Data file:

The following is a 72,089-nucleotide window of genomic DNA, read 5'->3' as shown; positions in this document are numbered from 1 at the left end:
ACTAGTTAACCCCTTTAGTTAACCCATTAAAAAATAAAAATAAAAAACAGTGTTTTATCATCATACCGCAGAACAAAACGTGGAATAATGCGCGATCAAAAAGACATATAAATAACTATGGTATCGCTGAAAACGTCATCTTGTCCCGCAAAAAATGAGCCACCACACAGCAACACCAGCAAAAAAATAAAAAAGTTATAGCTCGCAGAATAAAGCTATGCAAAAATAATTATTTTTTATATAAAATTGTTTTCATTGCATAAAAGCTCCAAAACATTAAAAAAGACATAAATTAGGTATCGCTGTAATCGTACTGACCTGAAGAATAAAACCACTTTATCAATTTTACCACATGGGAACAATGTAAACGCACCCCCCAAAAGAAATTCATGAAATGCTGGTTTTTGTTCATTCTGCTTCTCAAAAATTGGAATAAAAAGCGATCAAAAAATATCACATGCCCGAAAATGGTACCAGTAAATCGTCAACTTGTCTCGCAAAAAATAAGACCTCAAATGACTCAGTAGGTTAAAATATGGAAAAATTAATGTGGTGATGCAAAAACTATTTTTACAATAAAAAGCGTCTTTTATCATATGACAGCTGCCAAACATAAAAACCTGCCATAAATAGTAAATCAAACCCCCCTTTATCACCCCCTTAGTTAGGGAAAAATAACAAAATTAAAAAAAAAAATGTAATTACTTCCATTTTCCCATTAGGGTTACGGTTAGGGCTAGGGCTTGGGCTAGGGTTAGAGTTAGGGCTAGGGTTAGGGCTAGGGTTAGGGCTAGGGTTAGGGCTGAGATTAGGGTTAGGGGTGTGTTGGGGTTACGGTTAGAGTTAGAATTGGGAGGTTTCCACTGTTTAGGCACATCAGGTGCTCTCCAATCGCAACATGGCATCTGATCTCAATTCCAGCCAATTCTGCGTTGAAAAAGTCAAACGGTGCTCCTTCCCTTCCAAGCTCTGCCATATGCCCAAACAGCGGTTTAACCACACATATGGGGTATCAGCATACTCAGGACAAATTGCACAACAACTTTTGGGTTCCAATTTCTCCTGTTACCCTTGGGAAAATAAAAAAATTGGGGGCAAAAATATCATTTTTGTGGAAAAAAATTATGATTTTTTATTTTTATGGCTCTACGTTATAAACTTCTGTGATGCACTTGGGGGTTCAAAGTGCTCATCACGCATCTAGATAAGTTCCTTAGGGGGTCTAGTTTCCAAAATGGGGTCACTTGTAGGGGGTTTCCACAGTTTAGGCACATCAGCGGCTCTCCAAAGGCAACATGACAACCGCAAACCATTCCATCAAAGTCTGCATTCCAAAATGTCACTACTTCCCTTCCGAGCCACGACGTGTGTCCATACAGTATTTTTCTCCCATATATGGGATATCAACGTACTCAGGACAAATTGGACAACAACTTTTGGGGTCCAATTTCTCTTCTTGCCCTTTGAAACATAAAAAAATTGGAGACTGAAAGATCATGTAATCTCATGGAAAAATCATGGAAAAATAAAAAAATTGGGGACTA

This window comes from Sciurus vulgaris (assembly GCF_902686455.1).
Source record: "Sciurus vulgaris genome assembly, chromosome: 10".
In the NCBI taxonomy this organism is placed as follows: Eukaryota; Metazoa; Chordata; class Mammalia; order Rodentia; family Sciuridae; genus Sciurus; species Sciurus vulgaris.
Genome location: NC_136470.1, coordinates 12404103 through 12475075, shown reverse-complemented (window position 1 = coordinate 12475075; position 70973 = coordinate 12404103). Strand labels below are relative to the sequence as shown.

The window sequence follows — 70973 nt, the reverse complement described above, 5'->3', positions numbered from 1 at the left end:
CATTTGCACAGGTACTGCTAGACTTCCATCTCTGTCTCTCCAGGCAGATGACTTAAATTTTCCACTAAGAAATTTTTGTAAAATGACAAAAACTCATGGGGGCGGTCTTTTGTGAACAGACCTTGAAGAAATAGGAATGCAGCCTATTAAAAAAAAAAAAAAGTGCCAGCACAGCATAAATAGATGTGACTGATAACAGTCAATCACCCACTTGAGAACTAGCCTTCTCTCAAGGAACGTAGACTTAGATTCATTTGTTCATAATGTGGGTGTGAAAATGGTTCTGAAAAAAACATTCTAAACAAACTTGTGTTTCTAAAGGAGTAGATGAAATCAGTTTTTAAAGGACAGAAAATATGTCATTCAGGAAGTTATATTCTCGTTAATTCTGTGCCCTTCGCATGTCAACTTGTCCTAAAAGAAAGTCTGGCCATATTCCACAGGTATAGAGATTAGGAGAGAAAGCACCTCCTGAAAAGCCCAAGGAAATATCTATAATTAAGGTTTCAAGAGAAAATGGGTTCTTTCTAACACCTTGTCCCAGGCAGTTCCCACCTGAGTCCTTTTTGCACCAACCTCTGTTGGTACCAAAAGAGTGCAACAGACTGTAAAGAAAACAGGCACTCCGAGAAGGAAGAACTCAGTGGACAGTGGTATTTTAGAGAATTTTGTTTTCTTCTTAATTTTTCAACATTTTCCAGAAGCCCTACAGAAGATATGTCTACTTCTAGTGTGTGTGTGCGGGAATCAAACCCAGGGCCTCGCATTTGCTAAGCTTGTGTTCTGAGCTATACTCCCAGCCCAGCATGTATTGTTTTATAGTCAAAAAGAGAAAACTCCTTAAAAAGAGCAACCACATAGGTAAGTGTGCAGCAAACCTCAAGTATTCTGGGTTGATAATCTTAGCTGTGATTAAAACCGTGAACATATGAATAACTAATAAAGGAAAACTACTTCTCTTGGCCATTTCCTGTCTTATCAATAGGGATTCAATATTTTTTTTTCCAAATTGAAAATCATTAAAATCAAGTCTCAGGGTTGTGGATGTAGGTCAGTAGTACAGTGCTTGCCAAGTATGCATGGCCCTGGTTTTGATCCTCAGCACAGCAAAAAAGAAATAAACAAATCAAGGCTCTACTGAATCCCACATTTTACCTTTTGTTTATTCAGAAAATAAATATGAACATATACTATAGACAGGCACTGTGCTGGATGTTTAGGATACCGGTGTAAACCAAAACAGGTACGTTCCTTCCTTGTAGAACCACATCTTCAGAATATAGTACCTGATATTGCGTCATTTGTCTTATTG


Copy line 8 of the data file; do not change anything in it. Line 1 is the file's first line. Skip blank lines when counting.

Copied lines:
CATTTGCACAGGTACTGCTAGACTTCCATCTCTGTCTCTCCAGGCAGATGACTTAAATTTTCCACTAAGAAATTTTTGTAAAATGACAAAAACTCATGGGGGCGGTCTTTTGTGAACAGACCTTGAAGAAATAGGAATGCAGCCTATTAAAAAAAAAAAAAAGTGCCAGCACAGCATAAATAGATGTGACTGATAACAGTCAATCACCCACTTGAGAACTAGCCTTCTCTCAAGGAACGTAGACTTAGATTCATTTGTTCATAATGTGGGTGTGAAAATGGTTCTGAAAAAAACATTCTAAACAAACTTGTGTTTCTAAAGGAGTAGATGAAATCAGTTTTTAAAGGACAGAAAATATGTCATTCAGGAAGTTATATTCTCGTTAATTCTGTGCCCTTCGCATGTCAACTTGTCCTAAAAGAAAGTCTGGCCATATTCCACAGGTATAGAGATTAGGAGAGAAAGCACCTCCTGAAAAGCCCAAGGAAATATCTATAATTAAGGTTTCAAGAGAAAATGGGTTCTTTCTAACACCTTGTCCCAGGCAGTTCCCACCTGAGTCCTTTTTGCACCAACCTCTGTTGGTACCAAAAGAGTGCAACAGACTGTAAAGAAAACAGGCACTCCGAGAAGGAAGAACTCAGTGGACAGTGGTATTTTAGAGAATTTTGTTTTCTTCTTAATTTTTCAACATTTTCCAGAAGCCCTACAGAAGATATGTCTACTTCTAGTGTGTGTGTGCGGGAATCAAACCCAGGGCCTCGCATTTGCTAAGCTTGTGTTCTGAGCTATACTCCCAGCCCAGCATGTATTGTTTTATAGTCAAAAAGAGAAAACTCCTTAAAAAGAGCAACCACATAGGTAAGTGTGCAGCAAACCTCAAGTATTCTGGGTTGATAATCTTAGCTGTGATTAAAACCGTGAACATATGAATAACTAATAAAGGAAAACTACTTCTCTTGGCCATTTCCTGTCTTATCAATAGGGATTCAATATTTTTTTTTCCAAATTGAAAATCATTAAAATCAAGTCTCAGGGTTGTGGATGTAGGTCAGTAGTACAGTGCTTGCCAAGTATGCATGGCCCTGGTTTTGATCCTCAGCACAGCAAAAAAGAAATAAACAAATCAAGGCTCTACTGAATCCCACATTTTACCTTTTGTTTATTCAGAAAATAAATATGAACATATACTATAGACAGGCACTGTGCTGGATGTTTAGGATACCGGTGTAAACCAAAACAGGTACGTTCCTTCCTTGTAGAACCACATCTTCAGAATATAGTACCTGATATTGCGTCATTTGTCTTATTG